India's hijras remain on the political edge despite electoral reform | Asia Pacific

India's hijras remain on the political edge despite electoral reform

India's hijras remain on the political edge despite electoral reform

Updated 25 March 2014, 13:34 AEDT

For the first time, India's transgender community is to be officially recognised in the country's electoral process.

The Election Commission, which has the mammoth task of organising the upcoming poll, has introduced an 'others' gender option for voter identity cards.

But there appears to be little enthusiasm for the move among the transgender community, who say politicians only want their votes but don't care about their problems.

Reporter: Murali Krishnan

Speakers: Anjan Joshi, transgender activist; Rupika Dhillion, project director of Society for Peoples' Awareness, Care & Empowerment; Krishan Kumar, medical doctor; and transgenders - Aarti Sharma, Malika De Souza and Sanjana.

KRISHNAN: It is election season in India with political parties reaching out to their constituents through its time-tested campaign of song, dance and public speeches. It is still early days in the campaign period in an exceedingly staggered poll.

Upset at the system that has denied them a dignified life as equal citizens and the indifferent attitude of political leaders to their problems, transgenders or hijras are weighing the option of not voting in the upcoming polls.

MADHU: Politicians come to us seeking votes but they do nothing for us. They don't understand our problems or hardships. Why should we vote for them?

KRISHNAN:Madhu is one of India's estimated 3 million "hijras." They are a broad community encompassing transgender men and women, eunuchs, transvestites and can range from natural intersex to male cross dressers.

The Election Commission which oversees the mammoth elections had started the process to introduce a third gender category in the voter identity card for the transgender and hijra community in 2012.

Though they will be voting for the first time in the general election, poll officials say only a handful of the community members have been enrolled in the category. Some estimate the number to be no more than 28,000.

Anjan Joshi a transgender activist explains.

JOSHI: In the electoral cards we have male, female and others. The community says we are not cows, or animals to be placed as others. The wish to be understood as hijra or a transgender category and not as others… that's one issue

KRISHNAN: Few of them have been able to get their voter cards to participate in the electoral process; very few of them have registered themselves as others. Also, it seems as if the community does not exist for political parties… maybe because their numbers are less as a vote-bank.

Rupika Dhillion is the project director of the Society for Peoples' Awareness, Care & Empowerment, a NGO.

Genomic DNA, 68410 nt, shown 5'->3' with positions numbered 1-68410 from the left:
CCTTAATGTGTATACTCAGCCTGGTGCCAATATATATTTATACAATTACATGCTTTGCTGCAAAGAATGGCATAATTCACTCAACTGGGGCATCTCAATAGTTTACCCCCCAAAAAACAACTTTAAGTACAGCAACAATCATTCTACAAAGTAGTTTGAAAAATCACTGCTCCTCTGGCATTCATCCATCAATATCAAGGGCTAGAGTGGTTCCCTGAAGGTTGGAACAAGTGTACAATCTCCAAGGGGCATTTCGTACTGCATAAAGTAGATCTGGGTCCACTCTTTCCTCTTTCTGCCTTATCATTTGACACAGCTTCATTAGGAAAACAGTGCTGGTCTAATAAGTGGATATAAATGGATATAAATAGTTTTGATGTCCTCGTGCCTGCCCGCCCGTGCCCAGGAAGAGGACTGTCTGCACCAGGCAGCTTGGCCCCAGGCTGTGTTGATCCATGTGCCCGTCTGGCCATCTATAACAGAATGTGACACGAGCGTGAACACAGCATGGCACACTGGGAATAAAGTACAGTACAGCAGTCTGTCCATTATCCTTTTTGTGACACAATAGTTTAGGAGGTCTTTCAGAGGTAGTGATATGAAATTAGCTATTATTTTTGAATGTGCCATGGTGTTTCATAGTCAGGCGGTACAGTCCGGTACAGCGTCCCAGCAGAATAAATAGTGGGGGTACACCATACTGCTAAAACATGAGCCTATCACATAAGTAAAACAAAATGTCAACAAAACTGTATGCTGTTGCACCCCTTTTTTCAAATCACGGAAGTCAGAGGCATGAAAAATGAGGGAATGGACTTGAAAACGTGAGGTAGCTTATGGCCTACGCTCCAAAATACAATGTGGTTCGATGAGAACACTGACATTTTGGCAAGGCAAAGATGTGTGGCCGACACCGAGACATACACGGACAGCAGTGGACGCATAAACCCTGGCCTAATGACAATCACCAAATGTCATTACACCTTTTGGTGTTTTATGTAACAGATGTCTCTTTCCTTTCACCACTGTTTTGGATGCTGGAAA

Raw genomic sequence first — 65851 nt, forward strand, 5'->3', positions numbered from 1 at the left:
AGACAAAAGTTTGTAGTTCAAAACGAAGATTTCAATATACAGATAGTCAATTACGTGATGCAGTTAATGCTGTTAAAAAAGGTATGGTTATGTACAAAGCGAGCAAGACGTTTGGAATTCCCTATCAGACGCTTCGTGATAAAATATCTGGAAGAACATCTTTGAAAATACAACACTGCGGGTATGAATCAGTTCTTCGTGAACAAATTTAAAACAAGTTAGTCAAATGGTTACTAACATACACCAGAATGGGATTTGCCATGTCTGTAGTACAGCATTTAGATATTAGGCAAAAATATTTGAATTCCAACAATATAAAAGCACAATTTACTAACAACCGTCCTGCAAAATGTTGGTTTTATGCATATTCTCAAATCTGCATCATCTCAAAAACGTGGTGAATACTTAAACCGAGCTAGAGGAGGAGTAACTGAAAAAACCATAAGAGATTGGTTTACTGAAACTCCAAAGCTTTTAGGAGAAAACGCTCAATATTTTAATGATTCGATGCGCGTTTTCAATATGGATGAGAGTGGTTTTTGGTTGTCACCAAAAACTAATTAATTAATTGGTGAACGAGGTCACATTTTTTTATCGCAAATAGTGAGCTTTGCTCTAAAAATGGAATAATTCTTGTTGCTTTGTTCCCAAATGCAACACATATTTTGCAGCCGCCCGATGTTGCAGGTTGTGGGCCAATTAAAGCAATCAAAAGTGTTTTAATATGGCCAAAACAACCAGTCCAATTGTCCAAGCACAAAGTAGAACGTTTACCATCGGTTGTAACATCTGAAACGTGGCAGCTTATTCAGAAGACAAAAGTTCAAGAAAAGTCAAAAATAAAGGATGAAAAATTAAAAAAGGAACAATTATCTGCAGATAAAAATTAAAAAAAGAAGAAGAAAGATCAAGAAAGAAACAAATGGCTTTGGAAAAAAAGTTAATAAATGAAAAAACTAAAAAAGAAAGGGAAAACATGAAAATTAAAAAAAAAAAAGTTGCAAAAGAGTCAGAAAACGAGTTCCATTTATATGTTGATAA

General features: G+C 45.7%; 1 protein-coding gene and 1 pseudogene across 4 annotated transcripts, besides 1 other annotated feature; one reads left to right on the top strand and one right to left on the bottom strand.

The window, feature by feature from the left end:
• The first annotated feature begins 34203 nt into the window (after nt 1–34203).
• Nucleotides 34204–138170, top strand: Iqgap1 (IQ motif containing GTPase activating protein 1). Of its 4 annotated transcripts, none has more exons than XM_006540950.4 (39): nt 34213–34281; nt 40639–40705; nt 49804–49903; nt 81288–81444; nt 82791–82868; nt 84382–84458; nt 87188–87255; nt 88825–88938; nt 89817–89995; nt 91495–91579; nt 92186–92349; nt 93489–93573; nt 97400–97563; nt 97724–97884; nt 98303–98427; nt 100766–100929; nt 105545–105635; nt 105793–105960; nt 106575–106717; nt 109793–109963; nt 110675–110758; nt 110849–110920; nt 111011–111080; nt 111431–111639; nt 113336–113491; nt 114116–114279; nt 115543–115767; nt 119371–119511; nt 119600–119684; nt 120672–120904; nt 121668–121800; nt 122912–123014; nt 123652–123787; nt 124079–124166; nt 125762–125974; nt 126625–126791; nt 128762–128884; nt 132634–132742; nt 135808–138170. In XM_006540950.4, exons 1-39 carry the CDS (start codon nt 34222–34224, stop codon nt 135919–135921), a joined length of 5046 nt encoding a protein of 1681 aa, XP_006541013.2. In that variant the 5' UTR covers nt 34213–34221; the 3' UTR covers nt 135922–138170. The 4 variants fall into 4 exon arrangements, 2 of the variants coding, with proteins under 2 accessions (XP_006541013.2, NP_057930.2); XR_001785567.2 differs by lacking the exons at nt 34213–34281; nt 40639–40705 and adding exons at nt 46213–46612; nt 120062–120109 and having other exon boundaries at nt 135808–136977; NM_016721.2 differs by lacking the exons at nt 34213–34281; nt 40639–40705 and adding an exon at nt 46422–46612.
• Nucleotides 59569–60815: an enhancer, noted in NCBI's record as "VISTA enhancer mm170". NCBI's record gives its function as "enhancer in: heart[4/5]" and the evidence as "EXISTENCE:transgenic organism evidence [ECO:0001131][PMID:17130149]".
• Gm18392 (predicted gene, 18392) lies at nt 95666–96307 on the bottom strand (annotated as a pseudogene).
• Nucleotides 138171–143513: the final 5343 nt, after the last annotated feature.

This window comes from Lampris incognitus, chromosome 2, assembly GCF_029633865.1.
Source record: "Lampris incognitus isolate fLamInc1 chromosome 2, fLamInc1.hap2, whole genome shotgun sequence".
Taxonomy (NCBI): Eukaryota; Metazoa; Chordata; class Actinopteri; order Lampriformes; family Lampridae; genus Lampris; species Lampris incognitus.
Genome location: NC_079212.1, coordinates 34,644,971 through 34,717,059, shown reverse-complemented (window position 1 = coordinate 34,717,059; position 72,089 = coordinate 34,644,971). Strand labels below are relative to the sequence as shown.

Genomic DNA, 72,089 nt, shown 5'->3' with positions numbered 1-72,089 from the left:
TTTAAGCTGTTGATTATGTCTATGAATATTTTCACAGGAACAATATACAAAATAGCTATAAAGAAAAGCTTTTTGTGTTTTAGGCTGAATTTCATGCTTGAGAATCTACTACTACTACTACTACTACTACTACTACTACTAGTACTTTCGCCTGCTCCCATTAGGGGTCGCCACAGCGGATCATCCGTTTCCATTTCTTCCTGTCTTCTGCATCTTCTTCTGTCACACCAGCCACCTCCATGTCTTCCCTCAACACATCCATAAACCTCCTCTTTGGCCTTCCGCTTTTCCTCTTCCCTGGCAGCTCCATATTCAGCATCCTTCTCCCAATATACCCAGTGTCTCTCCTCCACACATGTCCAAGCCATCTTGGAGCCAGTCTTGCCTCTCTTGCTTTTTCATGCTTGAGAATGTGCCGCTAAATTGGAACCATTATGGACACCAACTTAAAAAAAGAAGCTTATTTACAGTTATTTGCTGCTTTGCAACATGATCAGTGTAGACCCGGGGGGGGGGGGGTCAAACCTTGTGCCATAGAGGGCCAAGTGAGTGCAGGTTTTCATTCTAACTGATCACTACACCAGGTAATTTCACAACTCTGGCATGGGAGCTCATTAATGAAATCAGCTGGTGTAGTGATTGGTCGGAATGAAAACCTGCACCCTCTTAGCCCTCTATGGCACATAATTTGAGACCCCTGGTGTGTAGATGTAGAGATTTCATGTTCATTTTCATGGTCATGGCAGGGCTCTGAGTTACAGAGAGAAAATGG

DHILLON: They have complaints. No political parties, MLAs and MPs visit their areas. Why are their issues not taken up in the manifestos? The situation is really bad. It is a lot of sadness, lot of sorrow that comes in their lives. They are really beautiful but inside, a small corner is really sad. They have a horrible feeling about the elections… the upcoming elections.

KRISHNAN:For years, this community has declared that they are normal human beings, even though with a different sexual orientation. But as society struggles to understand and embrace them, transgenders continue to live on the margins.

Malika De Souza, a transgender is angry.

DE SOUZA: Society does not respect us at all. But come elections, these political parties come running to us. We want everyone to recognize and respect our identity, then politicians will realize our real numbers!

KRISHNAN: Aarti Sharma too feels the same.

SHARMA: Forget about politicians. Our own family members do not respect us. They consider us aliens. It is really a strange situation that we find ourselves.

Social acceptance has been slow in coming for this community.

KRISHNAN:Ostracized by family and friends and harassed constantly by the police, hijras earn their living singing and dancing at celebrations of births and weddings, and sometimes through begging and prostitution.

After, the Supreme Court ruling that restored Section 377 of the Indian Penal Code, making homosexuality a criminal offence again late last year, it has been tough going for them. Many complain of being stressed in some way or the other.

Anjan Joshi again.

JOSHI: The community is constantly living in fear; there is a lot of police harassment. The community fears gathering in public places. There is lack of access to public spaces because of these Section and those who are into sex work, either by choice or misfortune are being harassed and blackmailed by the police, are being abused physically and sexually by people, criminal element and the police. Everyday we get such cases.

KRISHNAN:Elections for now seem to be furthest thing in the minds of the transgender community. Their battle is to earn their rights.


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